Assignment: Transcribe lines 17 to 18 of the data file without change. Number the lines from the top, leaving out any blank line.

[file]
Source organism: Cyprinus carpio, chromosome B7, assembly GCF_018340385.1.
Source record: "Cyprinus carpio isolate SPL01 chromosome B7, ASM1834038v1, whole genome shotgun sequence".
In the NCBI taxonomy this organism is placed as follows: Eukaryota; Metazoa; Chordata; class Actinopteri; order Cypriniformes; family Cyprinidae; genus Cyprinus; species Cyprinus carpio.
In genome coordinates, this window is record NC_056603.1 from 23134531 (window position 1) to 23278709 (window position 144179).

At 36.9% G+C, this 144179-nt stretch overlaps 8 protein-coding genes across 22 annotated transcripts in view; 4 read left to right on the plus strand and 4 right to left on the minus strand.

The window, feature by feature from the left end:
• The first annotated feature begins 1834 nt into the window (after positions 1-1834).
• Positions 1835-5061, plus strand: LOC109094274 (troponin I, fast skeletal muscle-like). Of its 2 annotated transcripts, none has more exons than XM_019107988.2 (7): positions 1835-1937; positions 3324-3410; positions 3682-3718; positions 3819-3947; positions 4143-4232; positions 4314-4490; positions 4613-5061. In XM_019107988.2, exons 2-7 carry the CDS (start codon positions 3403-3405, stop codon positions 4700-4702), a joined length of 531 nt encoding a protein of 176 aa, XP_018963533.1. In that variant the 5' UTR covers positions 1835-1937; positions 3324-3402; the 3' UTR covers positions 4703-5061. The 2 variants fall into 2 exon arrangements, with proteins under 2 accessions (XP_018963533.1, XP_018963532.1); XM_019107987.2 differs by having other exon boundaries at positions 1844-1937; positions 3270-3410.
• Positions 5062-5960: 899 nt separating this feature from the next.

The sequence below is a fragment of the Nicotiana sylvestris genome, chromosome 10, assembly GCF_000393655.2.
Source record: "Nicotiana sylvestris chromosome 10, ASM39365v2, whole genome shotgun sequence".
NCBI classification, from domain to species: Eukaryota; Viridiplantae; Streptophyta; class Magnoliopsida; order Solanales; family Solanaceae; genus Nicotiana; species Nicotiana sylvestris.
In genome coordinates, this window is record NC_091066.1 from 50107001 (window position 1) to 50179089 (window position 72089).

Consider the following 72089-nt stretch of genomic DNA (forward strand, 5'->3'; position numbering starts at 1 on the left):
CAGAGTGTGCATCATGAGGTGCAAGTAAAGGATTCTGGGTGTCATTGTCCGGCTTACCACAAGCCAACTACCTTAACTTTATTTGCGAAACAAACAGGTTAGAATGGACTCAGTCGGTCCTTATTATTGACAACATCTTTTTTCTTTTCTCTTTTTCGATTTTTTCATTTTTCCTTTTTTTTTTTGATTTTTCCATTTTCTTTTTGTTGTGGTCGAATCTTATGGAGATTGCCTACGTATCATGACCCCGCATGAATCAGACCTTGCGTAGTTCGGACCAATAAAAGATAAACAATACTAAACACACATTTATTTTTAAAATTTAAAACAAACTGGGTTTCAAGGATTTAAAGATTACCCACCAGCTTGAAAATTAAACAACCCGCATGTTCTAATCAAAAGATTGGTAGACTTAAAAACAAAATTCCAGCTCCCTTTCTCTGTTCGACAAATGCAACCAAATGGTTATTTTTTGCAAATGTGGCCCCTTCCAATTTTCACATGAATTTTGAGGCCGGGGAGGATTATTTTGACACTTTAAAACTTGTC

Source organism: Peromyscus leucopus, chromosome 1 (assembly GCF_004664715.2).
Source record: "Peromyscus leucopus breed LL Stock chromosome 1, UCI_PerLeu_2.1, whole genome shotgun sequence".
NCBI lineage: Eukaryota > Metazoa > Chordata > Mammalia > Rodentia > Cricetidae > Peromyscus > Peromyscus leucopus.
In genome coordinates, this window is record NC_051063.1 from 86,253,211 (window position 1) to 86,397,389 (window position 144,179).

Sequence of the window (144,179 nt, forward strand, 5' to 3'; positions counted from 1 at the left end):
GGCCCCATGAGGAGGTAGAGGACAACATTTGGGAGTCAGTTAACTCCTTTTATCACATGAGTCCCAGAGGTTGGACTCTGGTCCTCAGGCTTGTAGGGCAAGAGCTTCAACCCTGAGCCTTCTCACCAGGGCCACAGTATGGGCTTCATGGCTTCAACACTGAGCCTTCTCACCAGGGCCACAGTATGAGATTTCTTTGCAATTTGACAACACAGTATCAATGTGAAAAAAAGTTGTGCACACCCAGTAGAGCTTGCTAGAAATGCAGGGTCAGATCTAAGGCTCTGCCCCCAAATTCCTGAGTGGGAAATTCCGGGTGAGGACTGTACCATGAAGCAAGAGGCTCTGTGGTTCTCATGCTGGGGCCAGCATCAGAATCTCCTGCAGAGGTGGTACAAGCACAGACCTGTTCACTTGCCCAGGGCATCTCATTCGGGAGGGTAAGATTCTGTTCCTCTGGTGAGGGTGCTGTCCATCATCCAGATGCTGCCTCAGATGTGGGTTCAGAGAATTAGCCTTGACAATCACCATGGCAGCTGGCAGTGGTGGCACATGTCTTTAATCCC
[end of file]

Source record: "Peromyscus leucopus breed LL Stock chromosome 1, UCI_PerLeu_2.1, whole genome shotgun sequence".
NCBI lineage: Eukaryota > Metazoa > Chordata > Mammalia > Rodentia > Cricetidae > Peromyscus > Peromyscus leucopus.